I knowe þe holy thowtys & þe good desyrys þat þu hast whan þu receyuyst me & þe good charite þat þu hast to me in þe tyme þat þu receyuyst my precyows body in-to þi sowle, and also how þu clepist Mary Mawdelyn in-to þi sowle to wolcomyn me . . . & sumtyme, dowtyr, þu thynkyst þi sowle so large & so wyde þat þu clepist al þe cowrt of Heuyn into þi sowle for to wolcomyn me. I wot ryth wel, dowtyr, what þu seist, “Comyth alle xij apostelys þat wer so wel belouyd of God in erde & receyuyth ȝowr Lord in my sowle.” Also þu preyist Kateryn, Margarete, & alle holy virginys to wolcomyn me in þi sowle.[90]

Although Margery’s vocabulary is homely and, perhaps, a naïve and partial echoing of the Sarum Missal here,[91] nevertheless she succeeds in having Christ emphasise the belief that saints are reliable intercessors and mediators in whose merits she should trust in order to attain the bliss in heaven and who should be invited into the expansive soul to receive the body of Christ at the Eucharist.

In a comparable vision, Mechthild also attributes a similar vocabulary of spaciousness and invitation to Christ in his instructions as to how she should prepare herself for Holy Communion. In this episode, Mechthild is led into an enormous house where Christ is having his last supper with the disciples, telling her:

þis house betokenyth þe brede and þe widenes of my largenesse which may nouȝt be mesured, which house frely and gladlye receyve all þat comen þerto. Therfor he þat wille be commownyd muste comme to þe goodnes of my largyte and þat largynes shall receyve hym as a benigne moder and defend hym from all evylles.[92]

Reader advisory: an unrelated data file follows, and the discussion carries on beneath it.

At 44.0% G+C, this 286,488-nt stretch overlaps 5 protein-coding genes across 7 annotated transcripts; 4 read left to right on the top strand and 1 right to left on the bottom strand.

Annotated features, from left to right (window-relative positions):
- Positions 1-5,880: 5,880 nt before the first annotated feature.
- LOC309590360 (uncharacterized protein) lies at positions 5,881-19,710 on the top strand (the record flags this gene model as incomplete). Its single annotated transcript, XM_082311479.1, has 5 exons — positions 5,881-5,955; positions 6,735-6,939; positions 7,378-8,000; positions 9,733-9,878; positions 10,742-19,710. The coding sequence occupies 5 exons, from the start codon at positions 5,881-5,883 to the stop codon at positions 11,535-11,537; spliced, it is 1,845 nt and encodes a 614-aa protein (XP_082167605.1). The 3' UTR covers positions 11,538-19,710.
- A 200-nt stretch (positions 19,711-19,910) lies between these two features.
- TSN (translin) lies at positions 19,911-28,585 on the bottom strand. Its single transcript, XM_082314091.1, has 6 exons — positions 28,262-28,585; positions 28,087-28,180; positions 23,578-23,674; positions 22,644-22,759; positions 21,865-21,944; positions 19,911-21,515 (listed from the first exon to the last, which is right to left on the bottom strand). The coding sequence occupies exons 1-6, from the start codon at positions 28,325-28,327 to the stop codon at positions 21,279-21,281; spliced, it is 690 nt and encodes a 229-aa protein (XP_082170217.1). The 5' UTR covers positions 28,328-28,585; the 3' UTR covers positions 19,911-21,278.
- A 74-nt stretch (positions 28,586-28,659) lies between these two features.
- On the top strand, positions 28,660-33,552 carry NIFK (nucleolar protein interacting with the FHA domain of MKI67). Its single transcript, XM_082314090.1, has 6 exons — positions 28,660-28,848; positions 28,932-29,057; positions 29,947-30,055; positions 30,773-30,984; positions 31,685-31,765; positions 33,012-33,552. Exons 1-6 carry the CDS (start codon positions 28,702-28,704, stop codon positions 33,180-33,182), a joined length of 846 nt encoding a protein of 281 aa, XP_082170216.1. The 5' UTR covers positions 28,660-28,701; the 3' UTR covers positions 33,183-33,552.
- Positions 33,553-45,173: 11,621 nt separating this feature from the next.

Again, Kukita Yoshikawa has argued that the wide, large space – a house – signifies God’s benevolence and generosity, and is thus emblematically figured as a maternal space;[93] this is one of many expansive allegories of enclosed, encompassing space that are interspersed throughout Mechthild’s Boke. By far the most frequent of these, however, brings them all together in a single, fluid and multivalent hermeneutic, that is to say, Christ’s Sacred Heart, a key image in the writings of all three Helfta visionaries. For Mechthild, the heart is predominantly a space of mutual indwelling that transforms in a variety of ways – sometimes into a house, a dining room, a bridal chamber, an enclosed garden, or a silver medicine chest – but all serving to nurture Mechthild’s developing mystical relationship with Christ. The house in this particular vision, then, is just as much emblematic of Christ’s heart as it is God’s womb and echoes any number of spaces in the Boke where Christ can enter, rest, and eat a fortifying meal. Indeed, this was this same image that inspired the Benedictine nuns of St Walburga to produce a drawing, called “the Eucharistic Banquet,” in which Christ and the nuns share an allegorical meal within the chamber of the heart.[94] Mechthild’s vision and this drawing convey that Christ enters the house of the heart at the moment when Mechthild receives Christ eucharistically. In the same way, Margery, in receiving the Communion, imagines her soul (that is to say, her heart) so large and wide to welcome in the Lord, in a moment of eucharistic union.[95]